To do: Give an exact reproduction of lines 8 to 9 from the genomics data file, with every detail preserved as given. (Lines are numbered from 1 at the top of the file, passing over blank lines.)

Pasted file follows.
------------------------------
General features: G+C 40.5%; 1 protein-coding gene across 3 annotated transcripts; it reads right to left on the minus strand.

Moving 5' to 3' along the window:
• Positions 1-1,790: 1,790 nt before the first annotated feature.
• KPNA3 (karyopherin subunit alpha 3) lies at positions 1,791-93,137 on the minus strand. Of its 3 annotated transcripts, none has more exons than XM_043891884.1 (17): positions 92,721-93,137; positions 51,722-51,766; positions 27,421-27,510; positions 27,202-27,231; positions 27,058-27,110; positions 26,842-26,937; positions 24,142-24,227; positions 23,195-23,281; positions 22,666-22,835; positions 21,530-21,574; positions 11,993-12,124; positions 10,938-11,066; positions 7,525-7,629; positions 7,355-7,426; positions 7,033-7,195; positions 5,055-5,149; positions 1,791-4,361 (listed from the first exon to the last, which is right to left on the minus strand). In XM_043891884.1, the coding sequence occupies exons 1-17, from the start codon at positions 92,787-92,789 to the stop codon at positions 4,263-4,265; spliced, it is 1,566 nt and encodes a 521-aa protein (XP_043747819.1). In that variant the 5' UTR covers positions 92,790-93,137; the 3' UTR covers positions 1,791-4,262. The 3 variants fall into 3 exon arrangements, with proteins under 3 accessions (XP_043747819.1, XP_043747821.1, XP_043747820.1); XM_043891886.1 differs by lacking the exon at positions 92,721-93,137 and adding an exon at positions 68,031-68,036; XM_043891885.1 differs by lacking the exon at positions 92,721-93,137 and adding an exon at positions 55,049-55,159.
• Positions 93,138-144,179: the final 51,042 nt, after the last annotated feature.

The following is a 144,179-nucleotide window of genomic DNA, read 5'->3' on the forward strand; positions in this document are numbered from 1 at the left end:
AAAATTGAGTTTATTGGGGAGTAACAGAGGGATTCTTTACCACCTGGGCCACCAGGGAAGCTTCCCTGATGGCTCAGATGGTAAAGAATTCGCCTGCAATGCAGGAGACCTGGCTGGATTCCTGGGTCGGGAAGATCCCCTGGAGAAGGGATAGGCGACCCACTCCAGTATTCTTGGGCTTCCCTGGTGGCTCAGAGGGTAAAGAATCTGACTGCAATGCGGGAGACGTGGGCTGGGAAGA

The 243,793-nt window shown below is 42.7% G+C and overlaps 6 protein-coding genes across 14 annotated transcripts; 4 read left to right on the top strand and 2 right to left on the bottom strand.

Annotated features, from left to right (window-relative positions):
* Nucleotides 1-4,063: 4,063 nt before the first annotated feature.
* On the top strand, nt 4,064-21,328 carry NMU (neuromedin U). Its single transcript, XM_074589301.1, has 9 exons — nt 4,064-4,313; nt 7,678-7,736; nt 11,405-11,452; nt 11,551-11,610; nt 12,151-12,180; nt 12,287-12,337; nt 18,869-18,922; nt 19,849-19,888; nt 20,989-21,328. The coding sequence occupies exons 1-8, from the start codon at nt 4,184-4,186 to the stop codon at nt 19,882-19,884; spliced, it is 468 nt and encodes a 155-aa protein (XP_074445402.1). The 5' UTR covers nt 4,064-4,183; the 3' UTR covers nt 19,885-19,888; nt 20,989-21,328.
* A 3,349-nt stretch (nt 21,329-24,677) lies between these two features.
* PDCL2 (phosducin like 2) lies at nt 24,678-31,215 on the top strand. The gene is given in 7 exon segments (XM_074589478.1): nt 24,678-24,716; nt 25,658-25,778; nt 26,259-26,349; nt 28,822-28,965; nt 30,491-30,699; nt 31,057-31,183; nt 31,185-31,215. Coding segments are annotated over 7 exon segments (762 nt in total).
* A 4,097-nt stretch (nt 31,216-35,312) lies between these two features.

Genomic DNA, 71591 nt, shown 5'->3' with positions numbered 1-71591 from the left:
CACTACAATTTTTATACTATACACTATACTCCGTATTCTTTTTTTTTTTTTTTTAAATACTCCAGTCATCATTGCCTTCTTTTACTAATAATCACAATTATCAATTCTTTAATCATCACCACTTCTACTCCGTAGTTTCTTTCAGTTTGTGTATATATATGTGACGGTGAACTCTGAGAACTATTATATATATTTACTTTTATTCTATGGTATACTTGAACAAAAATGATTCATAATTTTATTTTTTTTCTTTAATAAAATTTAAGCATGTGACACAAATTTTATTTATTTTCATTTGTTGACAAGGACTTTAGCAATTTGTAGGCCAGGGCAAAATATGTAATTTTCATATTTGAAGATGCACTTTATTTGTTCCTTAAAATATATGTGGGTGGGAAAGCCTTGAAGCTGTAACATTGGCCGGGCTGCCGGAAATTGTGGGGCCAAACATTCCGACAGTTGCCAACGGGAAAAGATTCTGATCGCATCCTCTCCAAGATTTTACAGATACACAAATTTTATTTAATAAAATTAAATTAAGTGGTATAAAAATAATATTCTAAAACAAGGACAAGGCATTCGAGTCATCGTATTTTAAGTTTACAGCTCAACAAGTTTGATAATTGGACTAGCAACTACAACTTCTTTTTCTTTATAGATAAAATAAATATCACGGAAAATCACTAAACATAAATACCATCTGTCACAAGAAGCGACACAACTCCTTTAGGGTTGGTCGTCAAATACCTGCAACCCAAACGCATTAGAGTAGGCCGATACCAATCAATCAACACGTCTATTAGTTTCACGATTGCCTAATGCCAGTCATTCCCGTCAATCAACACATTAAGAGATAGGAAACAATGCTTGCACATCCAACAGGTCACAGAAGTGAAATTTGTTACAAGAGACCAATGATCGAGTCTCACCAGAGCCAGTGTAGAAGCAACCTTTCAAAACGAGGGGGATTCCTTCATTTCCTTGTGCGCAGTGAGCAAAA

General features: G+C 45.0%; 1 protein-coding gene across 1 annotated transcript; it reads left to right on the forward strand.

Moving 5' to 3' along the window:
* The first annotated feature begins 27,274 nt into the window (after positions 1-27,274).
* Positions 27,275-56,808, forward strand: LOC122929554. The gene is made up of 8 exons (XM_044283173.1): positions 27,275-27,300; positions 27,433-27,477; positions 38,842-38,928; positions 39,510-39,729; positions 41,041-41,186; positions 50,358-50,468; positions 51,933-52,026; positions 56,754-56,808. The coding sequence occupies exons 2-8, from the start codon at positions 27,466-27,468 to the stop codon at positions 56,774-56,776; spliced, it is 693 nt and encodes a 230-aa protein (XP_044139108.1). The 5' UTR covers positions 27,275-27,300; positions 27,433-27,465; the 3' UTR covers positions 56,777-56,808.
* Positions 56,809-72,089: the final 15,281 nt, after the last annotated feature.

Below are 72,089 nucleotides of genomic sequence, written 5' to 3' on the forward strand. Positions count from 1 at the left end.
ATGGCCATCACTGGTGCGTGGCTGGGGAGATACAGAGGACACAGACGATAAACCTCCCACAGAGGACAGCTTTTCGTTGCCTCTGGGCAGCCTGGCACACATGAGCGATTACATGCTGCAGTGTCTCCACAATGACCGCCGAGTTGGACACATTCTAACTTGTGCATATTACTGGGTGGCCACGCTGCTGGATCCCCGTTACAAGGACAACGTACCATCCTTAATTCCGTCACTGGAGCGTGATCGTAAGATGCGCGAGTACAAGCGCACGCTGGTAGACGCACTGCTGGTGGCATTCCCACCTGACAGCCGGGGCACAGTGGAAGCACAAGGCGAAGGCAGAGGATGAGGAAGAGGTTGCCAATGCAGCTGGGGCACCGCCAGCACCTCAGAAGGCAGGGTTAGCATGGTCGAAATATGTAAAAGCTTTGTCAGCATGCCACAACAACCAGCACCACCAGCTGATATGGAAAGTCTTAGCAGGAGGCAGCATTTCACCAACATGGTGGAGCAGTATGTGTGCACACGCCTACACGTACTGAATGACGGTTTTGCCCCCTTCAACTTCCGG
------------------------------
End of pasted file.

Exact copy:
The 243,793-nt window shown below is 42.7% G+C and overlaps 6 protein-coding genes across 14 annotated transcripts; 4 read left to right on the top strand and 2 right to left on the bottom strand.

Annotated features, from left to right (window-relative positions):